From 1840 to 1852, the Crown Colony period, the British attempted to impose their own law on New Zealand. In theory Maori, as subjects of the Queen, were to be ruled by British law. But in fact, outside the small, isolated, British settlements, most Maori and many settlers lived according to tikanga. How then were Maori to be brought under British law?
Influenced by the idea of exceptional laws that was circulating in the Empire, the colonial authorities set out to craft new regimes and new courts through which Maori would be encouraged to forsake tikanga and to take up the laws of the settlers. Shaunnagh Dorsett examines the shape that exceptional laws took in New Zealand, the ways they influenced institutional design and the engagement of Maori with those new institutions, particularly through the lowest courts in the land. It is in the everyday micro-encounters of Maori and the new British institutions that the beginnings of the displacement of tikanga and the imposition of British law can be seen.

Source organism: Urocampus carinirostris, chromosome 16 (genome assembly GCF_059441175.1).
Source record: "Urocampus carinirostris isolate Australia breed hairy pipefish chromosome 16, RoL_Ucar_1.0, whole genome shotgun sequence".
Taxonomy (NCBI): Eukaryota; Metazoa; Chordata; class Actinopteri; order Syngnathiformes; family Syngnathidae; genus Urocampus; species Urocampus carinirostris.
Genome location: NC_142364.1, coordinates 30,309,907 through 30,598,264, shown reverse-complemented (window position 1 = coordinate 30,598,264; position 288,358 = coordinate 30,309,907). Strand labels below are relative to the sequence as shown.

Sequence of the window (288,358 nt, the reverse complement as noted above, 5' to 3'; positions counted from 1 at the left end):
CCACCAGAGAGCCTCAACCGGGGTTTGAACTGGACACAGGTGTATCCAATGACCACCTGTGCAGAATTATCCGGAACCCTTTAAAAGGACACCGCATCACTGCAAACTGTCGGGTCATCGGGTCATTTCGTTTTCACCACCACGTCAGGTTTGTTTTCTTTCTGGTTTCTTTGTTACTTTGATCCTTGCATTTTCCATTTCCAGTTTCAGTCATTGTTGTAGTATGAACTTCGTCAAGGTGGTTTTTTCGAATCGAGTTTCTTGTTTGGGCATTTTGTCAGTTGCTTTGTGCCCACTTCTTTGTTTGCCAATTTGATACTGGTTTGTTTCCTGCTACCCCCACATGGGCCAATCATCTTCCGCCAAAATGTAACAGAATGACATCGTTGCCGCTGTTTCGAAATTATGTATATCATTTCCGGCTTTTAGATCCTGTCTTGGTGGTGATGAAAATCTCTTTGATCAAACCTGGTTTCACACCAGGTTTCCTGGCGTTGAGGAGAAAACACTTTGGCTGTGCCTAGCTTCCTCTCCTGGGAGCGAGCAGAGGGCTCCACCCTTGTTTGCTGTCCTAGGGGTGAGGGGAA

Juridical Encounters presents one of the first detailed studies of the interactions of an indigenous people in an Anglo-settler colony with the new British courts. By recovering Maori juridical encounters at a formative moment of New Zealand law and life, Dorsett reveals much about our law and our history.